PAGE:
GOMA, DRC February 16, 2007--Life for a freelance journalist far removed from the safety net of big time media support would be all but impossible if it were not for the MONUC mission in DRC. It seems that the "oil for food scandal" is still fresh in many American's minds, but I can tell you that there is an overlooked and under-appreciated United Nations mission in Africa that desperately needs U.S. support. As of December 31, 2006 MONUC supported 17,390 military and 1,075 police, who are helping to hold together a fragile peace after the election of Joseph Kabila in the Democratic Republic of Congo.
Main troop contributors are India, Pakistan, Bangladesh and Uruguay. The cost of peace does not come cheap, however, and the tab from July 2006 to June 30, 2007 is estimated to be $ 1.138 billion. The MONUC mandate expired on February 15, this month. Over 4 million have already perished in what has been termed Africa's World War, and it is paramount that the peacekeepers are allowed to remain. Without MONUC support, journalists would have neither transportation nor access to these stories.
I visited the MONUC compounds in Goma and Lubero. Both are located in northern Kivu Province, which has seen most of the conflict in recent months. I have witnessed villagers running from rebel troops with my own eyes, and NGOs and conservationists stationed in these areas have barely lifted a finger to help the greater population-meaning displaced persons who are not immediately connected to their programs. There have been a few worthy attempts, but they fall far short of the need. In fact, conservationists are training armed militias in Virunga National Park. I tended to support this effort before my tour here. That all changed when I witnessed three terrified, unarmed villagers running from an armed fracus 2 km down the road, where the Mai Mai (local) rebels were clashing with the regular army. The conservation guard who was with us wanted to allow the villagers to hop on for a quick ride out of the area, but they were denied entry into our vehicle by the British "conservationist" (read mercenary) who overruled his "troop." My impression is that the international community is allowing trained mercenaries to develop their own private armies within the Virunga Park. Without the MONUC presence I am not sure that this story can be monitored, or that the villagers will be safe from armed irregular militia or armed environmentalists. It is all about access. Unless you go there, you have no idea what is taking place, or not.
An idea has been floated to turn Virunga Park into a green zone with controlled access. I originally supported this approach until I witnessed the almost total lack of wildlife in Virunga. There is no more point in throwing good money after bad there. Until the humanitarian crisis is solved and peace totally restored, this will prove impossible. With nothing to eat in the manner of protein, bushmeat will be the dinner of choice until a baseline agronomic economy is established.
An Indian military attaché told me that even the regular Congolese Army, the FARDC, has no real command structure, discipline, or decent training. The soldiers who wear the uniforms of FARDC are stationed along the main road, and the young recruits, some of them child soldiers, are placed along the village roads. This presents a big problem without an identifiable uniform. I met such a group when our vehicle became stuck in the mud for two days on the road into Tayna Reserve.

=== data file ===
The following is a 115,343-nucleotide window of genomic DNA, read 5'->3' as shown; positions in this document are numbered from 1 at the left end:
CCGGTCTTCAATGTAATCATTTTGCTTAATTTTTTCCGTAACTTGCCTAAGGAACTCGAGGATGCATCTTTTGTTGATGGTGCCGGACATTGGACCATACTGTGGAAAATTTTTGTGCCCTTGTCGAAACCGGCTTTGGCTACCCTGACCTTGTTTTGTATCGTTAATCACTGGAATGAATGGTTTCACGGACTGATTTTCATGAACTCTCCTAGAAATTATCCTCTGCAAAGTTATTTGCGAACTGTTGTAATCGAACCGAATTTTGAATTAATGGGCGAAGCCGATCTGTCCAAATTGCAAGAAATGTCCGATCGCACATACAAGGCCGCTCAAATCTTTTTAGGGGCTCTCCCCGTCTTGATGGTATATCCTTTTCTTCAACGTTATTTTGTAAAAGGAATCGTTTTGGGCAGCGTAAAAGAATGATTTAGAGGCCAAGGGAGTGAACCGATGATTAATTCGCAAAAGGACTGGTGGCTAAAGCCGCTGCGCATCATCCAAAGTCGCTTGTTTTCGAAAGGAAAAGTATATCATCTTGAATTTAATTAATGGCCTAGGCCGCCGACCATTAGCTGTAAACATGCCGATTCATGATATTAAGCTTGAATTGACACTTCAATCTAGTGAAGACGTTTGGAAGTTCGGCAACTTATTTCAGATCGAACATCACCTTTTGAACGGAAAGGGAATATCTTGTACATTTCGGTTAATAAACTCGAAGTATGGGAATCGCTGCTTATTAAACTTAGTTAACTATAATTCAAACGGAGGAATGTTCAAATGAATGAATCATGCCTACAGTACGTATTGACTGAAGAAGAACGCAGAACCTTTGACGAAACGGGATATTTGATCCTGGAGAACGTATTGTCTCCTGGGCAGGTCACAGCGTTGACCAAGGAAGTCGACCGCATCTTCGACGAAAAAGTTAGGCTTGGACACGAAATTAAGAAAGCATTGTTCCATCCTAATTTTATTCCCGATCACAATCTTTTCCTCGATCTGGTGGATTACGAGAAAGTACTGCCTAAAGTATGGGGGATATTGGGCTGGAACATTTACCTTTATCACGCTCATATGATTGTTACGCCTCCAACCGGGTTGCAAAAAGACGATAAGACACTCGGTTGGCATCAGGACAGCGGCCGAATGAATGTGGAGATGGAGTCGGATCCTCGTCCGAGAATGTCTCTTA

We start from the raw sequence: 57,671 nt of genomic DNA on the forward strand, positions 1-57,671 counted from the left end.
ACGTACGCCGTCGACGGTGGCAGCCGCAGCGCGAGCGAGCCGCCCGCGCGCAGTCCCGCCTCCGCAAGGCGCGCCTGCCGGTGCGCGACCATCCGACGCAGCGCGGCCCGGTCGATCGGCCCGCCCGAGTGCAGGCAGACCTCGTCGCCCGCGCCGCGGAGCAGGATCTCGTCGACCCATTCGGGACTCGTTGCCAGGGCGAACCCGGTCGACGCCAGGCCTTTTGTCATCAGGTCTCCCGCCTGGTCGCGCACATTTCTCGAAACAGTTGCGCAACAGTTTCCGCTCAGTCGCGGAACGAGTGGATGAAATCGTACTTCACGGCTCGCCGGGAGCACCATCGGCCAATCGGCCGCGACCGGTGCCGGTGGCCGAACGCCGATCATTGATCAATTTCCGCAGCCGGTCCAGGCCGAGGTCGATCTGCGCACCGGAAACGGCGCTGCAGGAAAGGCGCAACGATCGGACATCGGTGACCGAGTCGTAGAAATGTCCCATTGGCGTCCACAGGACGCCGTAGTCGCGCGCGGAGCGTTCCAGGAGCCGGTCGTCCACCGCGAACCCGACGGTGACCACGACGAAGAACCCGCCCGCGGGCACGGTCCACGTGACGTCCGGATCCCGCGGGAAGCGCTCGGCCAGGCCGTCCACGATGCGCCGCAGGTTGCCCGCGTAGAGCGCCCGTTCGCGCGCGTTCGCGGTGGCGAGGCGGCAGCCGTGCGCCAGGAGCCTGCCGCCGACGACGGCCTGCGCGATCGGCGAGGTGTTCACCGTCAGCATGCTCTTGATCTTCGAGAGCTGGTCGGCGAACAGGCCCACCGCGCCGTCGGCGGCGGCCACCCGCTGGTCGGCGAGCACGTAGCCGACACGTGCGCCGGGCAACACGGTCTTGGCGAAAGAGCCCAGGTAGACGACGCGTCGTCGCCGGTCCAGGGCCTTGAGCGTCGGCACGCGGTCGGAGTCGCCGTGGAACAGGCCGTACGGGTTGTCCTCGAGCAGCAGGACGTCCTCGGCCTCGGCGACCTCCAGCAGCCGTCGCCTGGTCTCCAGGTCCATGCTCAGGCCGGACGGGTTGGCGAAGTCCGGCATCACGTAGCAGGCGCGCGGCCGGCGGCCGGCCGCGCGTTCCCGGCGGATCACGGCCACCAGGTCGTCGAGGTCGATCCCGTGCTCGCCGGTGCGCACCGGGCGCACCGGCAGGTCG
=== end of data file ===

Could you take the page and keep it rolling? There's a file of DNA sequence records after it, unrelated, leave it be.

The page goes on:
On the other hand, I must say that after encountering hundreds of armed militia of various factions, uniformed and not, I never at any time felt threatened. I attribute this fact to my MONUC press badge, which was respected at every checkpoint, and I am sure had something to do with the child soldiers deciding to guard us as we were dug out of the muck. If opposing military groups, villagers and local officials alike respect the insignia of MONUC, that obviously says that something is going right in a region that has seen more than its share of wrongs.
MONUC's website is available to anyone with Internet access, and is not controlled by passwords. Up-to-date press releases, photos and more are all available there. Travel restrictions are also noted. The maps are probably the only accurate representations of the current roads in DRC. I could not have done my job without their support. MONUC flies regularly into areas that are completely inaccessible by land vehicles, and journalists are more than welcome to hop a ride if they are covering a humanitarian mission. MONUC will not take responsibility for injuries or health related issues of journalists, but they will assist you in any way possible.
This assignment to DRC exemplified the importance of access to the situation on the ground-or ground truthing. I entered DRC as a conservationist who was a bit skeptical of the United Nations. I am leaving as an avowed humanitarian who remains in total support of the MONUC mission. Let's take the guns away from the conservationists and the insurgent military. Keep MONUC in place until law and societal order is restored to DRC. For those who are totally focused on the animals, wildlife will have no chance of survival if the NGO community squanders dollars that belong in the villages. The animals will not survive unless the humanitarian crisis is seriously addressed.
The UN Council is expected to agree to the request by the Democratic Republic of Congo to delay its substantive review of the mandate of the UN Mission in the Congo. How long this technical extension might blast is still under discussion.